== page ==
But not for long. Young walked and would have scored on a deep drive by Cobb, only to have Hooper make the defensive play of the game, a running catch followed by a crash into the wall. “With momentum enough to have carried it three feet further the ball would have landed in the bleachers for a home run,” the Globe said, but Cobb couldn’t even settle for an extra-base hit after Hooper’s heroics.10 Then Veach doubled home Young, Heilmann singled to shift Veach to third, Shorten hit a sacrifice fly to complete Veach’s trip, and Jones pelted a base hit to score Heilmann and open up an 8-4 Tigers lead.
Ruth would mount an answer once more. With two out and one on, he belted a double to move Hooper to third, and both men reached where they started on a base hit by Schang. The Red Sox were back within striking distance, trailing 8-6 after seven innings.
Ray Caldwell began his third inning of work in the top of the ninth inning. He had taken over for Musser, who was lifted for a pinch-hitter in the sixth inning. Caldwell had known Fenway Park from the very beginning; he was the first opposing pitcher in the park’s opener in 1912, with the Highlanders.11
Now, after two scoreless frames, Caldwell gave the Tigers the breathing room they would end up needing. He walked Young, who was forced out on a fielder’s choice by Cobb, then surrendered three straight singles to score two runs and let Detroit reach double digits. The Red Sox moved to the bottom of the ninth trailing 10-6.
Leonard retired Hooper and Vitt on fly balls, bringing up Roth with Ruth on deck. For some reason, Leonard elected to walk Roth and face the Babe.
“It would be interesting to know just what Leonard had in mind by deliberately passing Roth and bringing Ruth to bat in the ninth,” the Globe puzzled.12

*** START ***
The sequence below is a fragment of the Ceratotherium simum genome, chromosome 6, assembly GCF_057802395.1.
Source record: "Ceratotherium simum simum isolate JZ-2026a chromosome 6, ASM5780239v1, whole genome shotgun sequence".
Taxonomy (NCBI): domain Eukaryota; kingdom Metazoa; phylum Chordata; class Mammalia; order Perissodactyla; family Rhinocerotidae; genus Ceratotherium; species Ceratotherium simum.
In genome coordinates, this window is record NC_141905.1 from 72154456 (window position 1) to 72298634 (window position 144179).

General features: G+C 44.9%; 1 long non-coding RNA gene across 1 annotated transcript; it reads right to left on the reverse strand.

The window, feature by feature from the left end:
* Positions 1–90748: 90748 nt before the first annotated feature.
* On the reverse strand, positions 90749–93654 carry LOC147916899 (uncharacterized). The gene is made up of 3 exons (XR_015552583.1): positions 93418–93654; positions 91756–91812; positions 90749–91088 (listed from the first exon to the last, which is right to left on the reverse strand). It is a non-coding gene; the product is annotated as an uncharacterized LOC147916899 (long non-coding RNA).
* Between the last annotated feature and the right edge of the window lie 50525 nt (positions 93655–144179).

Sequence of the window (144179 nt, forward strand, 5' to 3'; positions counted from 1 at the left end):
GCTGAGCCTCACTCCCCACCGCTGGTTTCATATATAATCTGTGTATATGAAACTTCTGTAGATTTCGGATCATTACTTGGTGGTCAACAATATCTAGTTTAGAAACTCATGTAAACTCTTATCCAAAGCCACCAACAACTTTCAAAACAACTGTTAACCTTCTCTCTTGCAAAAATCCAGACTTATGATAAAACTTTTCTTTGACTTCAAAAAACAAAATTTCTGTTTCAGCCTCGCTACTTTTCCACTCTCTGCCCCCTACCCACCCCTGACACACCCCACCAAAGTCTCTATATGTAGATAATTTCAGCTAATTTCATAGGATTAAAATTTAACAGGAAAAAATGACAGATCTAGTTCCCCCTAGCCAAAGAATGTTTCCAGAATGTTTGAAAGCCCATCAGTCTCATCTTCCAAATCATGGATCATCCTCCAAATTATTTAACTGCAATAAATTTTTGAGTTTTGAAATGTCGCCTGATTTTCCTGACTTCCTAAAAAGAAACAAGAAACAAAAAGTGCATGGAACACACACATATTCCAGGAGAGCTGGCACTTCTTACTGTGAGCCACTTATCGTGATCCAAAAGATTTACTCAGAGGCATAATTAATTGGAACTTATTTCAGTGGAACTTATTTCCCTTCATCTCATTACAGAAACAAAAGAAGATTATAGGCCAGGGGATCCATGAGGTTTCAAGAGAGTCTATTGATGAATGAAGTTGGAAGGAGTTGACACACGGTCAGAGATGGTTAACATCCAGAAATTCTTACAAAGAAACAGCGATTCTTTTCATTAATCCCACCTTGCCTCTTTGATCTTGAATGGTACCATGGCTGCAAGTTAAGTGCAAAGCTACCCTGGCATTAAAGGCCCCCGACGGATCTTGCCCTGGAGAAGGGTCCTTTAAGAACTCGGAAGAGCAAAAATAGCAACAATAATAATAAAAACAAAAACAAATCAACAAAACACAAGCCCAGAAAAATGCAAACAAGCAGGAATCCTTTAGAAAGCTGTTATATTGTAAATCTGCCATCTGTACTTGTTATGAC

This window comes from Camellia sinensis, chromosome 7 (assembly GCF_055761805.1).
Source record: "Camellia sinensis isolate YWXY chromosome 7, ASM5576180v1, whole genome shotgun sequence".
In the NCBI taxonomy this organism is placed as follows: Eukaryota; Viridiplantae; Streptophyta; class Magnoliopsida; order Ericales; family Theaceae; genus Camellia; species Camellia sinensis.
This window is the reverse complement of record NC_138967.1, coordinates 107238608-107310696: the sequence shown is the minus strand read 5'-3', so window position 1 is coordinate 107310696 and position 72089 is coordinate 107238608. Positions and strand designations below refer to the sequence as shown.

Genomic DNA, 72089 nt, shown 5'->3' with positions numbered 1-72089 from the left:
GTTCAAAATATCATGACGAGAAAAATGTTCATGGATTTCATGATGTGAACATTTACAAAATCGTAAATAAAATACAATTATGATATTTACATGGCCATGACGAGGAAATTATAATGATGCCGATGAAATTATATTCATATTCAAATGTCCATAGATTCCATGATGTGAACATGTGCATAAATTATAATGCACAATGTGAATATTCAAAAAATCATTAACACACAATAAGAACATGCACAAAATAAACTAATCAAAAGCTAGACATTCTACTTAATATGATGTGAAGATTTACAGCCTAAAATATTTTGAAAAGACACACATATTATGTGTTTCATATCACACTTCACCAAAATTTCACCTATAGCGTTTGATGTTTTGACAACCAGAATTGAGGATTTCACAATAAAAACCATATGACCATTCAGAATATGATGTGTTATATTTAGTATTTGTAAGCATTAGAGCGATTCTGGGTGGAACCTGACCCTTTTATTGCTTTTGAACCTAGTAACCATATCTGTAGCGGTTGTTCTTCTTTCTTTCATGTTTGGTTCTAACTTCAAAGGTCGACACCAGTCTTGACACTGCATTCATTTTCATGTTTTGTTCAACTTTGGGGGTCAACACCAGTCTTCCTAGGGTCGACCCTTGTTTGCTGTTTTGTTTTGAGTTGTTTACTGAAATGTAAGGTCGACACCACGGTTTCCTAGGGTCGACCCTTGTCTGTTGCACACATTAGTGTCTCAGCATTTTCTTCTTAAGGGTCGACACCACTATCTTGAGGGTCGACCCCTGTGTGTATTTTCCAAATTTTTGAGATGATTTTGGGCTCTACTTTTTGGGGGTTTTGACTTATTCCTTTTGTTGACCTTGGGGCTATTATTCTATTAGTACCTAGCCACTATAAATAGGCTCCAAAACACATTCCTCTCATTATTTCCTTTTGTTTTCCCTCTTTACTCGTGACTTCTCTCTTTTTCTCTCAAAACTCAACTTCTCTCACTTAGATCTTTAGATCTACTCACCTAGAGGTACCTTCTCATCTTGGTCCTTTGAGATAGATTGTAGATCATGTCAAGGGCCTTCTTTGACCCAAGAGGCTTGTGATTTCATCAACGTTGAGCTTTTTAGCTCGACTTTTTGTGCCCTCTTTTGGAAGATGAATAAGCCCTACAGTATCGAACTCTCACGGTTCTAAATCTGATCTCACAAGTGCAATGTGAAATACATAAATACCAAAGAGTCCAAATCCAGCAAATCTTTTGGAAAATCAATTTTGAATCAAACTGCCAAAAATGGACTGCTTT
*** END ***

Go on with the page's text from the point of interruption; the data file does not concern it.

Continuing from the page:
It was a big mistake. “The first ball he sent up was a high, fast one, which Ruth met fair, and sent into the centre field bleachers.”13
“Ball and bat met, and the apple sailed among the fans,” the Free Press ruefully reported.14
It was home-run number 16 for Ruth, tying Seybold. Once again, Ruth had single-handedly made the game close. But his blast was Boston’s last gasp, and the Red Sox lost 10-8.
With the win the Tigers moved into second place, taking advantage of losses by Chicago and Cleveland, which split a doubleheader.
Every Tiger tallied at least one hit. Veach, whom the Free Press identified as “the left gardener in the Jungle clan,” finished with “a regular field day” of three hits.15
“The Bengals grouped 12 robust wallops for 10 honest trips around the route of bases,” the Free Press crowed. “The contest was typical of the Tigers when they measure a victim for the morgue, and attend the obsequies.”16
Fittingly, despite all the offense, it was characteristic of the pre-1920 variety, with Ruth’s final shot being the only ball to clear the fence.
But Babe was on the brink of changing the game of baseball. The imminence of a new record was clear, as Ruth still had two months left in the season to beat Seybold and make a run at Ned Williamson’s major-league record of 27 round trippers for the Chicago White Stockings in 1884.17
“Nothing but a world’s record for home runs by Ruth will now satisfy the Boston fans,” the Globe said, “and his chances of setting one are pretty good.”
But the Globe figured that history had already been made. After all, it pointed out, Williamson’s mark was “made in small parks which cannot be compared with those of the present day, and which makes Ruth’s performances all the more remarkable.”
1 Harry Bullion, “Paul Musser Finds Tigers Bad Seconds,” Detroit Free Press, July 30, 1919: 12.
2 James O’Leary, “Ruth Gets His 16th Home Run of Season,” Boston Globe, July 30, 1919: 6.
3 Bullion, “Paul Musser Finds Tigers Bad Seconds.”
7 O’Leary, “Ruth Gets His 16th Home Run.”
8 Bullion, “Paul Musser Finds Tigers Bad Seconds.”
9 O’Leary, “Ruth Gets His 16th Home Run.”
11 He would soon make more history: The Red Sox would release him before he made another appearance with them. In his first game with Cleveland, he would get struck by lightning on the mound, only to rise and finish a complete game. Then, his 1919 campaign having lacked sufficient excitement, he would throw a no-hitter in September.
12 O’Leary, “Ruth Gets His 16th Home Run.”
14 Bullion, “Paul Musser Finds Tigers Bad Seconds.”
17 He would finish with 29, then bash 54 in his first year with the Yankees in 1920.